COVID-19 Documents

My family’s schedule for our 9-year-old son during the early stages of COVID-19 in North Dakota.

If you are interested in donating your stories related to COVID, please use this link. We all play a part in preserving today to answer the “why” questions of tomorrow.

Inventor John D. Kirschmann: Part I

In June 2019, the North Dakota State Archives received the papers of inventor John D. Kirschmann. For many Midwesterners, the name Kirschmann is instantly recognizable because of the agricultural machinery and products he developed and distributed. For others, like myself (who grew up in a city), the name may be new. As I worked on the Kirschmann papers, I increasingly understood the significance of the technological advancements he facilitated. I also recognized that the agricultural piece is one of many elements in a story of an entrepreneurial genius whose curiosity led directly to improvements in the lives of farmers and city dwellers alike.

Kirschmann was so prolific that his story will require several entries. This first blog post is the beginning of his story...

Portrait of John Kirschmann

John D. Kirschmann, circa 1941 (11400-00002)

John D. Kirschmann was born and raised in a German-speaking household in Regent, North Dakota, where he attended school until the fifth grade. He struggled in the classroom because of the language barrier, and later noted that he received his basic education from his father in German.

Kirschmann learned best by experimentation and asking questions: an inquisitive child, John sought to understand how things worked so that he could rework and improve them. By age 10, he was able to operate any implement needed to prepare a field for planting, and as a teenager began experimenting with improvements to existing farm machinery. This led to the development of his own machines, which were initially built from scrap metal and used parts.

During his youth, Kirschmann was an active hunter, selling pelts of rabbits, weasels, badgers, and skunks for seed money to start new enterprises. One early business was a turkey ranch that he established and operated while also working for his father.

As a teenager, Kirschmann was already a master at recognizing a need or a problem and constructing solutions from minimal resources. He invented a trip-back scraper to clean between the lugs of a tractor, which he manufactured from scrap iron and sold to neighbors. He also built a water pumping device to irrigate several acres of garden that his father let him develop. To construct the pump and trough, Kirschmann used old tractor pistons, cylinders, and one-gallon oil cans. This invention successfully brought water from a nearby lake, crossed a road, and irrigated the garden without use of solder, glue, cement, or pipe.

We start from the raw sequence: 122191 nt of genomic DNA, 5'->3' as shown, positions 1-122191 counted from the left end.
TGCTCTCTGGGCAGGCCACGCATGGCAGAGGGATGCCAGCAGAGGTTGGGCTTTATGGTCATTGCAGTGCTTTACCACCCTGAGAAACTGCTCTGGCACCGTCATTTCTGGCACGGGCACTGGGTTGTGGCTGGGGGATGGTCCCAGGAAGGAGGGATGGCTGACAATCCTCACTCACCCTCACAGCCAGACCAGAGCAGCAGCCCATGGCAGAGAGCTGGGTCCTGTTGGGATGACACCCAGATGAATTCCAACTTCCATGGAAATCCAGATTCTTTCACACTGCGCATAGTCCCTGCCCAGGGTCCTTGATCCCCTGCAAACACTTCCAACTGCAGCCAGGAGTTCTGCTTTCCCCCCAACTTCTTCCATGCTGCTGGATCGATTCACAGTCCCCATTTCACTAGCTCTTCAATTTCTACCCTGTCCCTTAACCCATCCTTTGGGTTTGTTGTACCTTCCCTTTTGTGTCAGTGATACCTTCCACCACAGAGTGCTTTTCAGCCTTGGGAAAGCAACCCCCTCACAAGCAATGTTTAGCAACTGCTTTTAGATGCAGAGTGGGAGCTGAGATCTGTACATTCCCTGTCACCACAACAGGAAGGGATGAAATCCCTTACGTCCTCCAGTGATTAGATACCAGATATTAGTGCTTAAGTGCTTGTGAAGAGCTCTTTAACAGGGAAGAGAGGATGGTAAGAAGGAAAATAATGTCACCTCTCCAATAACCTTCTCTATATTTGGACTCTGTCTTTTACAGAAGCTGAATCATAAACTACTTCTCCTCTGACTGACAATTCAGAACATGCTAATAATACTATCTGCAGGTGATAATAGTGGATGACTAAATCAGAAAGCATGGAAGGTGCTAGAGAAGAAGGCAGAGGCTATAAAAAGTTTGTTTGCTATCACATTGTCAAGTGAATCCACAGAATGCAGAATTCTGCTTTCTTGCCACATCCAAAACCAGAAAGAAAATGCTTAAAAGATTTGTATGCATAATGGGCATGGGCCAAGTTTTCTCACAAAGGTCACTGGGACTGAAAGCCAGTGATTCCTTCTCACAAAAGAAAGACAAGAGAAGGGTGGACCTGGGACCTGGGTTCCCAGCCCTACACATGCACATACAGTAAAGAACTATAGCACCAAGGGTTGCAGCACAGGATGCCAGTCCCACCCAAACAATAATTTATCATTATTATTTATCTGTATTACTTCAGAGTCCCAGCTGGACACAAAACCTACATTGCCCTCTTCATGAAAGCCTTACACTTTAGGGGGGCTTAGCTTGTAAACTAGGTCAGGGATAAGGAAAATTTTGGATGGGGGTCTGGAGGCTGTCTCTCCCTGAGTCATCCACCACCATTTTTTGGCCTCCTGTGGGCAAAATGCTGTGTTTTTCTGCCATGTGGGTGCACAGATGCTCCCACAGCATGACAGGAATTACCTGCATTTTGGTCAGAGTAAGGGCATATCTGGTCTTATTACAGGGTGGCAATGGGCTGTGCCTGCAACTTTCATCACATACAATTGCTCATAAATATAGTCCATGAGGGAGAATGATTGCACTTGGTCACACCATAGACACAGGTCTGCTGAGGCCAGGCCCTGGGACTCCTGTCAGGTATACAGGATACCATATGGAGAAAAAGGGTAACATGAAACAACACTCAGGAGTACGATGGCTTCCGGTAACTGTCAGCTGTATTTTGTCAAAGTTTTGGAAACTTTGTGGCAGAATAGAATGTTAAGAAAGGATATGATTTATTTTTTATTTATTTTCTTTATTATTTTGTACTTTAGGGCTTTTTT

As he neared adulthood and prepared to go off on his own, Kirschmann fixed up junk grain drills and resold them. He used that money to buy more parts, from which he built a tractor. With that tractor he raked the neighbors’ thistles, and by the end of the season, had purchased an IHC Farmall tractor. The following year, in 1941, he received 320 acres of land his father had purchased. The land was full of weeds and had not been plowed or farmed. John plowed half of it, planted wheat, and had a great yield that year.

As the years continued, Kirschmann acquired farm land and businesses, becoming an Oliver Machinery Dealer and a Chrysler Plymouth dealer in Regent. In establishing the Plymouth dealership, Kirschmann was the architect and construction supervisor. He invented a bricklaying machine to speed up the process after the bricklayer quit. In a few years, when the Oliver self-propelled combine came out, Kirschmann Motors sold more than any other Oliver dealer in the United States.

Exterior of Chrysler dealershp with a car visible through the window

Kirschmann Chrysler Plymouth Dealership, Regent, ND (11400-00004)

Kirschmann’s resourcefulness extended beyond his business career into his personal life. During World War II, while the family remained on the farm, John moved into Regent. He needed a home and decided to build one out of materials that did not require a permit. He acquired and constructed his home entirely out of 40” x 40” sheets of glass, 4” strips of oak flooring, ½” thick plywood, a few nails, and brass screws. He then constructed five Federal Housing Administration homes for the garage and farm workers. One of the five homes was a brick house laid by the machine Kirschmann had developed to construct his dealership. Examiners and residents were astonished by the workmanship of the home and how accurately the bricks were laid (they did not know about the machine). The bricklayer in Regent was speechless after the machine was used to construct a large, five-bedroom ranch home for the Kirschmann family in Regent.

If you are interested in learning more, look for the next installment in this series this fall.

Spra-Coupe by Kirschmann advertisement

Advertisement for Kirschmann’s “Spra-Coupe.” Look for more information on this invention and its impact on North Dakota in the next blog installment. (11400)